As for your valuation of choosing to SPLIT, I haven’t seen the entire episode, but I imagine both of these guys are identified by name, hometown and occupation at some point, if not repeatedly throughout. Depending on the rarity of the name, size of the hometown, and reputation of the occupation, the cost of being a complete bully on national television shouldn’t be discounted.
Well I wouldn’t go that far. This was a game show that seems from the clip to be exclusively aimed at lying to and manipulating your opponent. In that context there really is no way to say that any game decision in this case show a lack of moral character.
Moderately-Hairy Player’s strategy was certainly interesting and entertaining and in choosing split you could certainly argue he was making a moral decision to share. However stealing and just taking the money wouldn’t have been immoral in this context at all.
Any strategy where you “give” the other contestant half the cash is doomed simply because of the tax considerations.
Why is it doomed? Sure you have to pay taxes, but you still get something. Getting something and paying taxes on it still beats getting nothing which is what would’ve happened if the bald guy chose to steal (and the whole point of this strategy was to deter the bald guy from stealing).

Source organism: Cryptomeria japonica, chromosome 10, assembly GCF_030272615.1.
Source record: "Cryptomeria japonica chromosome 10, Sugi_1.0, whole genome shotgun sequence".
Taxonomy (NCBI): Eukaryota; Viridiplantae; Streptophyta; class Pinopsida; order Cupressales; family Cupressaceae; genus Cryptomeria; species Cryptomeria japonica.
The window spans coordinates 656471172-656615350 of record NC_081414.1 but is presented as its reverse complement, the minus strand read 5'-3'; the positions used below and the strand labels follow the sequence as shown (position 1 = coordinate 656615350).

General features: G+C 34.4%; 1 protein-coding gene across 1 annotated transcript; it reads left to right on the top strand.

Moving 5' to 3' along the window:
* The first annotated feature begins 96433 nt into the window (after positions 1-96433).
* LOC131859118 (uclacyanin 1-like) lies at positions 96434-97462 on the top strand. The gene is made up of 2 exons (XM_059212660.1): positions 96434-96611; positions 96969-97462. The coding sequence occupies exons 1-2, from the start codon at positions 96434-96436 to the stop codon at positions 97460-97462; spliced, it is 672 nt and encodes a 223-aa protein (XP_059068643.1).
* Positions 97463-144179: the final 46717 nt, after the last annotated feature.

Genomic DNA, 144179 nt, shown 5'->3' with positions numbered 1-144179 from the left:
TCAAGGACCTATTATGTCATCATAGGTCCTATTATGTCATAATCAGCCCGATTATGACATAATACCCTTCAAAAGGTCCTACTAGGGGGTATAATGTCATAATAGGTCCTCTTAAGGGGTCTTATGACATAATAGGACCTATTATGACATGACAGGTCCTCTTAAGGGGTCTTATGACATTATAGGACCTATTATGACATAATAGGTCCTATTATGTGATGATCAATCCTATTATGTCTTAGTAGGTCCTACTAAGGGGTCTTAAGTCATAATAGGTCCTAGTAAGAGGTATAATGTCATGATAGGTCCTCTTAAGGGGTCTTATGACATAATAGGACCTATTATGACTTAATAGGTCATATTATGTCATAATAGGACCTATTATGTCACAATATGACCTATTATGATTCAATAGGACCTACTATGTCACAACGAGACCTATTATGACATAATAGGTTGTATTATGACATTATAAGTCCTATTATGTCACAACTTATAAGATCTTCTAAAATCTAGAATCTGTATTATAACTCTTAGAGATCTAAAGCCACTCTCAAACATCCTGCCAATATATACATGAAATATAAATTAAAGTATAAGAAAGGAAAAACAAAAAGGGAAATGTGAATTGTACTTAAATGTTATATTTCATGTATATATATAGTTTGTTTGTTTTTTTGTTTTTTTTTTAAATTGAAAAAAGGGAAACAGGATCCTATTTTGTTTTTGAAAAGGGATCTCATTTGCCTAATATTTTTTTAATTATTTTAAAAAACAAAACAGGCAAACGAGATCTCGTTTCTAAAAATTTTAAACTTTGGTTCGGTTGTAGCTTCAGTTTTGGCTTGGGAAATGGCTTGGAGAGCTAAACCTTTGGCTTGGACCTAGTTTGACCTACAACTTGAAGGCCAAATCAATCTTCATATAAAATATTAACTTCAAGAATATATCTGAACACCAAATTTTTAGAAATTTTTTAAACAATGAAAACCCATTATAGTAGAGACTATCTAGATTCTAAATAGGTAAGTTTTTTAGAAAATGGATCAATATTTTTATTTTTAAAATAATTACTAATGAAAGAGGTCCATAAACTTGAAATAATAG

Just like the Prisoner’s dilemma… optimal choice is to always steal.
Actually, in game theory terms, the decision to always steal leads to the Nash equilibrium, but that is not the same as the Pareto optimum. The Pareto optimum in this game is to both split.
Alex: “it has to do with the non-bald guy committing to stealing in order to affect the behavior of his opponent.”
You’re missing it… He didn’t commit to stealing. He just convinced the OTHER guy he was committed to stealing, knowing he was going to split all along.
He set up a situation where either A) both would get something if the bald guy just acted rationally (if you KNOW the other guy’s taking steal, you might as well chance he’s an honest guy and give you something later) or B) make the bald guy feel so bad about wiping BOTH of their chances by taking steal, that he would give back half the money anyway!
I always thought that if I was confronted with the Prisoner’s dilemma, after being arrested for some crime or other, I would plead that I am innocent and not connected to the other party at all. I would then argue in court that the offer that had been given to both myself and my co-accused was so weighted towards both parties confessing that my co-accused had simply taken the obvious path (guilty or not) to avoid a long sentence.
I would hope that our legal system would want to avoid sending an innocent man to prison at all costs and release me, free of all charges.